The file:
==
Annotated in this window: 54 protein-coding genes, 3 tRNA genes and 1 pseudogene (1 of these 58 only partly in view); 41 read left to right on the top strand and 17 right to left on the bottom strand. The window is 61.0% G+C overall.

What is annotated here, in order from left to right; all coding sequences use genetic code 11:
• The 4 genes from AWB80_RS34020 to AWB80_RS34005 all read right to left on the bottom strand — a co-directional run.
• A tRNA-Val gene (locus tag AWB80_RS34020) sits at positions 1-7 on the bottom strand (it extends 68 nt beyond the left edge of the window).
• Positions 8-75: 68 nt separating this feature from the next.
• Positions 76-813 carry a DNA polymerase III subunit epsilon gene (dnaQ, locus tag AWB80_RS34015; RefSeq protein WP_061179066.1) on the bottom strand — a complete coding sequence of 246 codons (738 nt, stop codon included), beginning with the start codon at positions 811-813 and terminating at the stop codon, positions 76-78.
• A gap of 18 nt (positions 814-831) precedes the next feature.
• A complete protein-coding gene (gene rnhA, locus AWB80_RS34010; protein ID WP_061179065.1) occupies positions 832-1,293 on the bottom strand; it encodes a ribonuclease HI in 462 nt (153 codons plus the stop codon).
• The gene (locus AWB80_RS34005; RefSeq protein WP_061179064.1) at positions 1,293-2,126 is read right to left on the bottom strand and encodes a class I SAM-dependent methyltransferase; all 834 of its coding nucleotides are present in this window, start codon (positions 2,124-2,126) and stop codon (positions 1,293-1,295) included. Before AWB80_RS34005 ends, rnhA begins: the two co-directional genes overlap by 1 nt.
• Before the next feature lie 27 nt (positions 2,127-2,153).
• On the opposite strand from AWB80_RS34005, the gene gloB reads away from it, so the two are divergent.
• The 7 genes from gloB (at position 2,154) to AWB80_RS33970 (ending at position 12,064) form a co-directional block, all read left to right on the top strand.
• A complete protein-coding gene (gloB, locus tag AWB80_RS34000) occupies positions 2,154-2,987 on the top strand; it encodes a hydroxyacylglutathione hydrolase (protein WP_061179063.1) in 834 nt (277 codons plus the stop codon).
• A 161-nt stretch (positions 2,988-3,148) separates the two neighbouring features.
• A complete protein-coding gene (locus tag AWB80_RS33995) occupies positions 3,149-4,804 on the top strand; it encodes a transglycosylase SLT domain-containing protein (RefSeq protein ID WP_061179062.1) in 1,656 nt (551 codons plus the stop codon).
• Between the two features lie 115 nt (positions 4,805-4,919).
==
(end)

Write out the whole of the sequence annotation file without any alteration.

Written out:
Annotated in this window: 54 protein-coding genes, 3 tRNA genes and 1 pseudogene (1 of these 58 only partly in view); 41 read left to right on the top strand and 17 right to left on the bottom strand. The window is 61.0% G+C overall.

What is annotated here, in order from left to right; all coding sequences use genetic code 11:
• The 4 genes from AWB80_RS34020 to AWB80_RS34005 all read right to left on the bottom strand — a co-directional run.
• A tRNA-Val gene (locus tag AWB80_RS34020) sits at positions 1-7 on the bottom strand (it extends 68 nt beyond the left edge of the window).
• Positions 8-75: 68 nt separating this feature from the next.
• Positions 76-813 carry a DNA polymerase III subunit epsilon gene (dnaQ, locus tag AWB80_RS34015; RefSeq protein WP_061179066.1) on the bottom strand — a complete coding sequence of 246 codons (738 nt, stop codon included), beginning with the start codon at positions 811-813 and terminating at the stop codon, positions 76-78.
• A gap of 18 nt (positions 814-831) precedes the next feature.
• A complete protein-coding gene (gene rnhA, locus AWB80_RS34010; protein ID WP_061179065.1) occupies positions 832-1,293 on the bottom strand; it encodes a ribonuclease HI in 462 nt (153 codons plus the stop codon).
• The gene (locus AWB80_RS34005; RefSeq protein WP_061179064.1) at positions 1,293-2,126 is read right to left on the bottom strand and encodes a class I SAM-dependent methyltransferase; all 834 of its coding nucleotides are present in this window, start codon (positions 2,124-2,126) and stop codon (positions 1,293-1,295) included. Before AWB80_RS34005 ends, rnhA begins: the two co-directional genes overlap by 1 nt.
• Before the next feature lie 27 nt (positions 2,127-2,153).
• On the opposite strand from AWB80_RS34005, the gene gloB reads away from it, so the two are divergent.
• The 7 genes from gloB (at position 2,154) to AWB80_RS33970 (ending at position 12,064) form a co-directional block, all read left to right on the top strand.
• A complete protein-coding gene (gloB, locus tag AWB80_RS34000) occupies positions 2,154-2,987 on the top strand; it encodes a hydroxyacylglutathione hydrolase (protein WP_061179063.1) in 834 nt (277 codons plus the stop codon).
• A 161-nt stretch (positions 2,988-3,148) separates the two neighbouring features.
• A complete protein-coding gene (locus tag AWB80_RS33995) occupies positions 3,149-4,804 on the top strand; it encodes a transglycosylase SLT domain-containing protein (RefSeq protein ID WP_061179062.1) in 1,656 nt (551 codons plus the stop codon).
• Between the two features lie 115 nt (positions 4,805-4,919).